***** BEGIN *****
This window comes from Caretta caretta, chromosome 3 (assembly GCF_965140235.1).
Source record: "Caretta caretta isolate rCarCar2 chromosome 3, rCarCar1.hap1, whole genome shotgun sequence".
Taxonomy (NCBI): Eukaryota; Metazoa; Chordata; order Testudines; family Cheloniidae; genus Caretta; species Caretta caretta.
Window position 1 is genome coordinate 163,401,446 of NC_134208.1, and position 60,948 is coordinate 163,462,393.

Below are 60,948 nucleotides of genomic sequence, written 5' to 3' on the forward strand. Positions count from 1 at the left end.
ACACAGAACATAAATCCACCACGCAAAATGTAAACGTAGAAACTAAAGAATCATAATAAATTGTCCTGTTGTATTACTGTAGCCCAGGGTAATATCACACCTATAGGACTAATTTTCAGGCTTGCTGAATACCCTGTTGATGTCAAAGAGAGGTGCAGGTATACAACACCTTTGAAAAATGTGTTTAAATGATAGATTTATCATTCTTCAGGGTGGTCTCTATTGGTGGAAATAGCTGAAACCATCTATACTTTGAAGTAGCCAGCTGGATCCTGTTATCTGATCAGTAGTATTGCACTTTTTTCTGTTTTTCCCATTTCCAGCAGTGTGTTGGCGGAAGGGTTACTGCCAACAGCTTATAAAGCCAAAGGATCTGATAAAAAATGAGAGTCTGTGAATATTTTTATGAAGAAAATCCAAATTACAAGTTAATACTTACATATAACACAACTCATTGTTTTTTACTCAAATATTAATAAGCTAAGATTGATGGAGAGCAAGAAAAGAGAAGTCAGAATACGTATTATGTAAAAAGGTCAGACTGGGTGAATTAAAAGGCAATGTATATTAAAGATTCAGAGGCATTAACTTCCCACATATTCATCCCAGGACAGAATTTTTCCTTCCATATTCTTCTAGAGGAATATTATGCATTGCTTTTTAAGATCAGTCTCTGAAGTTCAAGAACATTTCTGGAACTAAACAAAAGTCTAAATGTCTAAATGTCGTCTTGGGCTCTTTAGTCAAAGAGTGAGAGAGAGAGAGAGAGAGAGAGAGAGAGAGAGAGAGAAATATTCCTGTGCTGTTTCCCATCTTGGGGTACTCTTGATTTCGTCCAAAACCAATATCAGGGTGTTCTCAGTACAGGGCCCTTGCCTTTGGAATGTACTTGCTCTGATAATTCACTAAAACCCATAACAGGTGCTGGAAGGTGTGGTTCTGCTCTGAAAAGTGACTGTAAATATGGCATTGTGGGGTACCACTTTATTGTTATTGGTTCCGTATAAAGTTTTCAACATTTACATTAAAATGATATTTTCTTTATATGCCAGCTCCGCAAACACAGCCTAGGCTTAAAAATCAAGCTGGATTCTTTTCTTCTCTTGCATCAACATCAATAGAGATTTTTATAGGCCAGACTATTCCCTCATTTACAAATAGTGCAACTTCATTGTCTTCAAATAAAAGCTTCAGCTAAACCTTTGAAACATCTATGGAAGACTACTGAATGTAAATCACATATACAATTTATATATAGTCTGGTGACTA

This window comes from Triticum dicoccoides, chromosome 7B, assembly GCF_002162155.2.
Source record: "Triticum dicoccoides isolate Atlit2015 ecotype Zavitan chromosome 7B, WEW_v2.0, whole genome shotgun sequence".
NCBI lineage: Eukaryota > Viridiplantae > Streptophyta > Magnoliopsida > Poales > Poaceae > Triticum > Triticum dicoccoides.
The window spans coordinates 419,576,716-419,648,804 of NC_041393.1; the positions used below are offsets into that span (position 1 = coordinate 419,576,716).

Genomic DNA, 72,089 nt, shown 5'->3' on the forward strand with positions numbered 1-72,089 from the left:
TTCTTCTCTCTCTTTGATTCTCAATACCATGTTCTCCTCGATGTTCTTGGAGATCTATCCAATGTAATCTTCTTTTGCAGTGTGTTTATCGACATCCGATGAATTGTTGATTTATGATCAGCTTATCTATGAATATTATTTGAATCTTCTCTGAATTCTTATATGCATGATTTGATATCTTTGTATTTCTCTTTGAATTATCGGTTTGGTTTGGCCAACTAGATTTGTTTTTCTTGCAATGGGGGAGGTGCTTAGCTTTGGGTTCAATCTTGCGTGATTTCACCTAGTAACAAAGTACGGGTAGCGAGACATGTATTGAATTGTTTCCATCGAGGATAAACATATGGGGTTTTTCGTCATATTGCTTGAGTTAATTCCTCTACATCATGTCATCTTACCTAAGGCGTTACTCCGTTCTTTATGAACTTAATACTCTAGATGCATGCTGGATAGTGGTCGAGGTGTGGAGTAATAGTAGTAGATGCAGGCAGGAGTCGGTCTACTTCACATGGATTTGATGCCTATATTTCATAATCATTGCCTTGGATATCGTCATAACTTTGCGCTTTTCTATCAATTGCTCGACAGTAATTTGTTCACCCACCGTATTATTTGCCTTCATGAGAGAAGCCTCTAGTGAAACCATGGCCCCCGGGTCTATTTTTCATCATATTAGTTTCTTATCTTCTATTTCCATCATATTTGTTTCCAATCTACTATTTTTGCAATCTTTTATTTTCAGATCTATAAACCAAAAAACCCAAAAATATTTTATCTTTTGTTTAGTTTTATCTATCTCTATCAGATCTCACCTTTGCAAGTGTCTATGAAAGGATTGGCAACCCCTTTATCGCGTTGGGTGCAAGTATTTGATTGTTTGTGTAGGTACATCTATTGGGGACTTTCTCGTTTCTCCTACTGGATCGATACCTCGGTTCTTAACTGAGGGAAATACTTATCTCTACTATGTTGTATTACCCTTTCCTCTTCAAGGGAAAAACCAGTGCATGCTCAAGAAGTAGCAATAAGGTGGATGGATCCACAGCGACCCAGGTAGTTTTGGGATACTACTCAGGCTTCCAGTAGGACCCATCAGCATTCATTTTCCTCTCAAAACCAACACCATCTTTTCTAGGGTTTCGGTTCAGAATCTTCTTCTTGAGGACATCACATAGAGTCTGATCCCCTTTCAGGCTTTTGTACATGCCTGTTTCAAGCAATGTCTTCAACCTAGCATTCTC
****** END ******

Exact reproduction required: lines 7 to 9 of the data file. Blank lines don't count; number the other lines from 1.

This window comes from Triticum dicoccoides, chromosome 7B, assembly GCF_002162155.2.
Source record: "Triticum dicoccoides isolate Atlit2015 ecotype Zavitan chromosome 7B, WEW_v2.0, whole genome shotgun sequence".
NCBI lineage: Eukaryota > Viridiplantae > Streptophyta > Magnoliopsida > Poales > Poaceae > Triticum > Triticum dicoccoides.